Re: [Hipsec] Spencer Dawkins' No Objection on draft-ietf-hip-dex-06: (with COMMENT)

Mirja Kuehlewind <> Wed, 26 June 2019 12:27 UTC

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From: Mirja Kuehlewind <>
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Date: Wed, 26 Jun 2019 14:27:17 +0200
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To: Miika Komu <>
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Subject: Re: [Hipsec] Spencer Dawkins' No Objection on draft-ietf-hip-dex-06: (with COMMENT)
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Hi Miika,

Thanks for addressing these comments. Spencer is not serving in the AD role anymore, so I had a quick look at your feedback and believe this all looks good!

Regarding the question about SHOULDs: I don’t think it is necessary to go back and compare to RFC7401, however, a less time consuming effort could be to grab for all SHOULDs and shoulds and double-check if a) normative or non normative language should be used and b) if any clarification can or should be added to why this is a SHOULD and not a MUST. However I leave it to you (and the responsible AD) to make the final decision here!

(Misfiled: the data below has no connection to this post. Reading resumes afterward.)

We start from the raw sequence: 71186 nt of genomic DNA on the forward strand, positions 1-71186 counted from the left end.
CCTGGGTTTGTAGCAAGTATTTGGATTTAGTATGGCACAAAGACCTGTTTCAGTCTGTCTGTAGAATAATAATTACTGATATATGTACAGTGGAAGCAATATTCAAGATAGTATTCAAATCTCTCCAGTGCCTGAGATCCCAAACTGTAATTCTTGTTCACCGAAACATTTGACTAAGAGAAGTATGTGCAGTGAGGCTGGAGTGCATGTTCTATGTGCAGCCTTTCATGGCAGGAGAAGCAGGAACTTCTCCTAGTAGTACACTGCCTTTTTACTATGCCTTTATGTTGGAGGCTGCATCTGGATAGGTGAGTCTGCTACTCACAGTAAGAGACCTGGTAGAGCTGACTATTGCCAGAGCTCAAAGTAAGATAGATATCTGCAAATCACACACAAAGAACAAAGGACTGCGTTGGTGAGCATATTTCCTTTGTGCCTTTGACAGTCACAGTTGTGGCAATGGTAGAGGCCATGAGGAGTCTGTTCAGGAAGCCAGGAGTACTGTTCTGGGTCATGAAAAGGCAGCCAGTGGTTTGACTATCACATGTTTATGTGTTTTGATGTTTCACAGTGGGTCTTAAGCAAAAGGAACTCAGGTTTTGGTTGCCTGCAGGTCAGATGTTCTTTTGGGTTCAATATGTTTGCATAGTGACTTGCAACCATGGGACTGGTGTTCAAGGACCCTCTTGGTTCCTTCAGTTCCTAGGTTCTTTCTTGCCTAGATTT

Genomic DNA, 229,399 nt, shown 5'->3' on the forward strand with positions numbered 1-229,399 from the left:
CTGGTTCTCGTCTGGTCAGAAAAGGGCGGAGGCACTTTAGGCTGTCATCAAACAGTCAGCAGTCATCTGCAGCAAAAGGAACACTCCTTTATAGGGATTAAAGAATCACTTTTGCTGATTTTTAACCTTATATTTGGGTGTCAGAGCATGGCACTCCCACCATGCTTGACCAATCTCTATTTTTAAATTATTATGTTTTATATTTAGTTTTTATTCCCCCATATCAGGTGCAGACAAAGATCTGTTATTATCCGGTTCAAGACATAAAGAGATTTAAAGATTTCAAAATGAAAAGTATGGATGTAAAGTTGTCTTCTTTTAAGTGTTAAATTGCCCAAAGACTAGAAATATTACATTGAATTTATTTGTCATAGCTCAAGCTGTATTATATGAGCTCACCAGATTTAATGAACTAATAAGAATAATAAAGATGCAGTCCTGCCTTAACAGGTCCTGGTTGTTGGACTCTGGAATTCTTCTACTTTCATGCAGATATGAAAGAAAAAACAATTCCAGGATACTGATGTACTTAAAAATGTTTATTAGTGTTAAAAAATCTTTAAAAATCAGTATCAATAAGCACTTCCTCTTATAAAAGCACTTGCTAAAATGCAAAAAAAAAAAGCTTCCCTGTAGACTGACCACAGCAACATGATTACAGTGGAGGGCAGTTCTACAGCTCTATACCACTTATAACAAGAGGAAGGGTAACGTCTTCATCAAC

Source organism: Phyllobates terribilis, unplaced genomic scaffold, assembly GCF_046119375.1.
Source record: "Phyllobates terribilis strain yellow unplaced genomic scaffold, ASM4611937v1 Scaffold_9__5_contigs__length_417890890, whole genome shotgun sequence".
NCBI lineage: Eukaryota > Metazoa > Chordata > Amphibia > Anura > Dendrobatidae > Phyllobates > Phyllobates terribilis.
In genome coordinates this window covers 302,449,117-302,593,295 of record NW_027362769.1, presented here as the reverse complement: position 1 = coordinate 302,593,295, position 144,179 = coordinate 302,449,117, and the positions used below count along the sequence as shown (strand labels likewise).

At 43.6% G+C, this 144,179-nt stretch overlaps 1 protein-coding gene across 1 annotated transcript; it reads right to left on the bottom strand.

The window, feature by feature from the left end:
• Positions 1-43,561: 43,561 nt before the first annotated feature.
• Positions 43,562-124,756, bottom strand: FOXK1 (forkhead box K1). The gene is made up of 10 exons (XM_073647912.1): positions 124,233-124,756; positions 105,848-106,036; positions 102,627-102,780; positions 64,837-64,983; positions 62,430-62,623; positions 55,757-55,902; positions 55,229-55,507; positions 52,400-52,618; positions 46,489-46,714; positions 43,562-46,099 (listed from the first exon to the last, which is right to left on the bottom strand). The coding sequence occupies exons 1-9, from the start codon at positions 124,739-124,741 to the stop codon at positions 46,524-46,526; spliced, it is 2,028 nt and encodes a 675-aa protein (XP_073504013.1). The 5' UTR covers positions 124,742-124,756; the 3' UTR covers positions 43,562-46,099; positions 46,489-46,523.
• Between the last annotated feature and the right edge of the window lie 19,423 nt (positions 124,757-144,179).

> On 19. Jun 2019, at 14:14, Miika Komu <> wrote:
> Hi,
> ma, 2018-05-21 kello 17:52 -0700, Spencer Dawkins kirjoitti:
>> Spencer Dawkins has entered the following ballot position for
>> draft-ietf-hip-dex-06: No Objection
>> When responding, please keep the subject line intact and reply to all
>> email addresses included in the To and CC lines. (Feel free to cut
>> this
>> introductory paragraph, however.)
>> Please refer to 
>> for more information about IESG DISCUSS and COMMENT positions.
>> The document, along with other ballot positions, can be found here:
>> -------------------------------------------------------------------
>> ---
>> -------------------------------------------------------------------
>> ---
>> I'm not an expert on what people expect about security, but I'm
>> wondering if
>> there's a little too much distance between this text in the Abstract,
>>  This document specifies the Host Identity Protocol Diet EXchange
>> (HIP
>>   DEX), a variant of the Host Identity Protocol Version 2
>> (HIPv2).  The
>>   HIP DEX protocol design aims at reducing the overhead of the
>> employed
>>   cryptographic primitives by omitting public-key signatures and
>> hash
>>   functions.  In doing so, the main goal is to still deliver similar
>>   security properties to HIPv2.
>> and this text in the Introduction,
>>  The main differences between HIP BEX and HIP DEX are:
>> (snip)
>>  2.  HIP DEX forfeits the HIPv2 Perfect Forward Secrecy property of